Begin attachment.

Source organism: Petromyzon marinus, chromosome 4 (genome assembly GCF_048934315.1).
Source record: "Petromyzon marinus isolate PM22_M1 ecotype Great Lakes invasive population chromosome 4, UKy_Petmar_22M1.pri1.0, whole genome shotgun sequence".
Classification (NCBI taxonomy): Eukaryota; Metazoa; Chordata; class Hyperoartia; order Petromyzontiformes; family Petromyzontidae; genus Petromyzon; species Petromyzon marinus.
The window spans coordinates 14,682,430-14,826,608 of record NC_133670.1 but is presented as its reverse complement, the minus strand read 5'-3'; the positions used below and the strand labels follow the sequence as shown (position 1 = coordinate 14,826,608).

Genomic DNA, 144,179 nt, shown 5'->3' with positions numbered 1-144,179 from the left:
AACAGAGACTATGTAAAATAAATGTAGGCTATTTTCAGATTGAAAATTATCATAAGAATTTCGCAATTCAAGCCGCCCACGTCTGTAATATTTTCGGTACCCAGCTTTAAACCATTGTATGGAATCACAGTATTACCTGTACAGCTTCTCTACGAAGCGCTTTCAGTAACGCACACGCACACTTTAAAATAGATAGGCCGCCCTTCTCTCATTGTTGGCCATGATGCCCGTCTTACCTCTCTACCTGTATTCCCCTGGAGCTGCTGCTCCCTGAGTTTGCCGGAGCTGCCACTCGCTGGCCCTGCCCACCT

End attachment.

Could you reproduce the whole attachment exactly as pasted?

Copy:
Source organism: Petromyzon marinus, chromosome 4 (genome assembly GCF_048934315.1).
Source record: "Petromyzon marinus isolate PM22_M1 ecotype Great Lakes invasive population chromosome 4, UKy_Petmar_22M1.pri1.0, whole genome shotgun sequence".
Classification (NCBI taxonomy): Eukaryota; Metazoa; Chordata; class Hyperoartia; order Petromyzontiformes; family Petromyzontidae; genus Petromyzon; species Petromyzon marinus.
The window spans coordinates 14,682,430-14,826,608 of record NC_133670.1 but is presented as its reverse complement, the minus strand read 5'-3'; the positions used below and the strand labels follow the sequence as shown (position 1 = coordinate 14,826,608).

Genomic DNA, 144,179 nt, shown 5'->3' with positions numbered 1-144,179 from the left:
AACAGAGACTATGTAAAATAAATGTAGGCTATTTTCAGATTGAAAATTATCATAAGAATTTCGCAATTCAAGCCGCCCACGTCTGTAATATTTTCGGTACCCAGCTTTAAACCATTGTATGGAATCACAGTATTACCTGTACAGCTTCTCTACGAAGCGCTTTCAGTAACGCACACGCACACTTTAAAATAGATAGGCCGCCCTTCTCTCATTGTTGGCCATGATGCCCGTCTTACCTCTCTACCTGTATTCCCCTGGAGCTGCTGCTCCCTGAGTTTGCCGGAGCTGCCACTCGCTGGCCCTGCCCACCT